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Page 7 text:
VVhat Berkeley Hall Means To Me
By CHRISTINE DOWNEY
There is no possible way to measure my love of Berkeley
Hall. If there were, I would measure it as a ruler, each inch
having special qualities and significance.
The first inch represents the daily morning assemblies. A
member of the class reads an article from one of the periodicals
or a section of the lesson from the Quarterly. Questions are
then asked. These answers help to increase our understanding
and give us a basis for the day's activities.
The second inch indicates the teacher's loving care of each
individual. She encourages us and pushes us on, stopping at
nothing less than perfection.
The third inch represents the unity of our class as a whole.
Each member has always pitched in to help another no matter
what the problem may be. Perhaps it's algebra, or maybe giving
each other confidence and moral support in sports.
The fourth inch is for the beauty of the campus treasured by
all in Berkeley Hall. "Stay off the grass month" may seem a
little silly, but actually, when you stop to think about it, it
is helping to beautify our campus. The main point is that
there are no ropes or posts to keep us off. We all co-operate
willingly because we want our lawn to be lovely.
The fifth inch stands for the extra little advantages we have.
From the fourth through the sixth grades we had Play Day, the
Halloween party, the Sixth Grade Invitational dance. In the
Seventh Grade we were part of the fortnightlies. These gave us
poise. Too, we found practical the social graces we had learned
in our dancing course a year earlier under Mrs. Baker.
The sixth inch stands for athletics. Each girl participates in
electing a captain for her team. We share the joys of winning
as well as learning to be a good loser. Most of us learned the
true meaning of good sportsmanship.
The seventh inch is for my appreciation of music, shown to
me by Mrs. Purtle. She taught us music all the way back to
the Kindergarten. Every Christmas she presents the Primary,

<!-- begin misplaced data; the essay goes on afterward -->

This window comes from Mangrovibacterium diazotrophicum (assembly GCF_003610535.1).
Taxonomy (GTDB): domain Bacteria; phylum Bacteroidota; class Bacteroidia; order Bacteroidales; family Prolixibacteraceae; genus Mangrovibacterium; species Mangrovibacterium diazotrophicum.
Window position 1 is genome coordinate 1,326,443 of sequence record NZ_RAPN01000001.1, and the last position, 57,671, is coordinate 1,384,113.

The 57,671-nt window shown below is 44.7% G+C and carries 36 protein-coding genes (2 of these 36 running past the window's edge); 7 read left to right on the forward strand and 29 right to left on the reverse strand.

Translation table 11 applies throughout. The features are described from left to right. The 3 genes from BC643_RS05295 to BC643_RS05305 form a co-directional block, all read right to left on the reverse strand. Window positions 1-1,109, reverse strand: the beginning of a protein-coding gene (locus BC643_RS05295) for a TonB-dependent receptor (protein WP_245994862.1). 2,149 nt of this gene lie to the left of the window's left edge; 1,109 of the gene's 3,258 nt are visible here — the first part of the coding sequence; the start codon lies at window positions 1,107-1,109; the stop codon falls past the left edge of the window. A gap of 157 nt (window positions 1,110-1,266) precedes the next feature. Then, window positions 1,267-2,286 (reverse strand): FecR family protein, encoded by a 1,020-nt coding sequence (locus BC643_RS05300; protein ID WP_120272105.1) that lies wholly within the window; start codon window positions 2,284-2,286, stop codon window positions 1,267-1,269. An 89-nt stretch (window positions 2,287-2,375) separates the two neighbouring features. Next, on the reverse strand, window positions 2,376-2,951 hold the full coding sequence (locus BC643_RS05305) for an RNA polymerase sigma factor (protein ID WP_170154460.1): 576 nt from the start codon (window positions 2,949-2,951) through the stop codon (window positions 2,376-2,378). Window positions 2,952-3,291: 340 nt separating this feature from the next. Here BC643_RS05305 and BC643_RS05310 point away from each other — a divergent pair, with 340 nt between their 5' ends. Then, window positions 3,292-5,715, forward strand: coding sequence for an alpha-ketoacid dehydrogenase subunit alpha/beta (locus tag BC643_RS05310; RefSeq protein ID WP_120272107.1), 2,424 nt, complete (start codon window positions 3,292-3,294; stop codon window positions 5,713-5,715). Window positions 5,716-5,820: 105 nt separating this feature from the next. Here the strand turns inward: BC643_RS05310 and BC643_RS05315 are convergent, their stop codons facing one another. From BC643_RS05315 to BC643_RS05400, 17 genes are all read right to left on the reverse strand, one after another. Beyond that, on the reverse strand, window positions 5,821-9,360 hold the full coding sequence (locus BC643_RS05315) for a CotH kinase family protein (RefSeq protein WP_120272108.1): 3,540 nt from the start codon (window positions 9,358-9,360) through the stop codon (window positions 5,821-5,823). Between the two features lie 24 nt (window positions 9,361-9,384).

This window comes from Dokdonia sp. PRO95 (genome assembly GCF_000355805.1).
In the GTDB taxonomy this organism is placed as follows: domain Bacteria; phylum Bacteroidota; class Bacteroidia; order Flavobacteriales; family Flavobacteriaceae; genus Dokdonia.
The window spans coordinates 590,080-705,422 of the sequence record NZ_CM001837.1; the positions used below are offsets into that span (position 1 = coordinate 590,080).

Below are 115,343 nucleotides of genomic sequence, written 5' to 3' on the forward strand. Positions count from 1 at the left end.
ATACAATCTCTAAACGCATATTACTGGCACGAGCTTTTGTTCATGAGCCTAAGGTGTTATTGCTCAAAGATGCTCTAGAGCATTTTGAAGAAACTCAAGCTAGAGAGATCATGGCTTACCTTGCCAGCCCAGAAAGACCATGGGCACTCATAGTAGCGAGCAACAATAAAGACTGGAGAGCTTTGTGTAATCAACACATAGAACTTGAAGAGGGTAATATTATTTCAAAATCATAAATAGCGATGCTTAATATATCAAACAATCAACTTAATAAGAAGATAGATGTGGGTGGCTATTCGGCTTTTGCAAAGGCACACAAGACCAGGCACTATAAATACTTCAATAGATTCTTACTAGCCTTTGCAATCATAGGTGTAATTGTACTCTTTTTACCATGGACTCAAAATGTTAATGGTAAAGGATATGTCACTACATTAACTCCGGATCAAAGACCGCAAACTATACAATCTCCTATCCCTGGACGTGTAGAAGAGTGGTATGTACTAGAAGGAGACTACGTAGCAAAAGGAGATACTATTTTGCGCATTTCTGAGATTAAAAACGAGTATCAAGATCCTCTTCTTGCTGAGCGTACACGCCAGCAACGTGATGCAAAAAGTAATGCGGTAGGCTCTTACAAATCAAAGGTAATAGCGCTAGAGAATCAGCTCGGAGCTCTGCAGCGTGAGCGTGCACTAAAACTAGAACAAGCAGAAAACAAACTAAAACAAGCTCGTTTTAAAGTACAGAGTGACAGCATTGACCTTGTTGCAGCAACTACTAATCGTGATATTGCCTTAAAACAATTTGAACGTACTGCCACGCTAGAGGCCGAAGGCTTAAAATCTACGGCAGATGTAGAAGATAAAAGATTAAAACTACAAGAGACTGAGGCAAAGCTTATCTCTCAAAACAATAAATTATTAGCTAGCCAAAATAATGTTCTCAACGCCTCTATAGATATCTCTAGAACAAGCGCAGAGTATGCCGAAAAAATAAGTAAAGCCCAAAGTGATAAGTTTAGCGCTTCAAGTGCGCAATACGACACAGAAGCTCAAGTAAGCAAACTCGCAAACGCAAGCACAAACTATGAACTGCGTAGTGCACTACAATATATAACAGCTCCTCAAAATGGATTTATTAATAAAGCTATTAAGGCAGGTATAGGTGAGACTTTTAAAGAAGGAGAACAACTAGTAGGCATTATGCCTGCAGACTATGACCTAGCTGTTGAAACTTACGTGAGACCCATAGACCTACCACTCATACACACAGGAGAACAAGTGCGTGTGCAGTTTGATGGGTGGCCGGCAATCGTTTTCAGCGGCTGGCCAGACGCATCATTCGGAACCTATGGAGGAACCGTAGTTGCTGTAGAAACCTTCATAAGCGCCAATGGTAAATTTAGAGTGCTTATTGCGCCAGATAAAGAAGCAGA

Intermediate, and Junior High School programs.
The Fourth Grade gives a musical play directed by Mrs. Purtle.
At graduation she rehearses with the Fourth, Fifth, and Sixth
Grades on the "Lord's Prayer," the Seventh, Eighth, and Ninth
on individual songs.
The eighth inch represents our scholastic standards. We found
that budgeting our time, completing each daily assignment and
striving to do better were necessary requisites. Always along
with hard work we had fun.
The ninth inch represents good citizenship. One outstanding
feature is that all our activities teach us to be good citizens,
respecting one another's feelings and shouldering our own
The tenth inch is learning to live by Christian Science every
moment and demonstrate our God-given and unlimited abilities.
The eleventh inch indicates all my friends at Berkeley Hall,
not only in my own class but throughout the school. I love
each one for his own special qualities.
My last inch is for my deep love of the Ninth Grade, which
has been my favorite year. Being in Shield Hall is a great
honor. I have looked forward to this since my hrst day in the
Fourth Grade. It is an honor to work on and be a part of the
Shield, Annual, Thanksgiving Service, Class Day, and each last
activity until graduation.
This has truly been a wonderful and enriching experience,
one which I will never forget.
Future Broadway Stars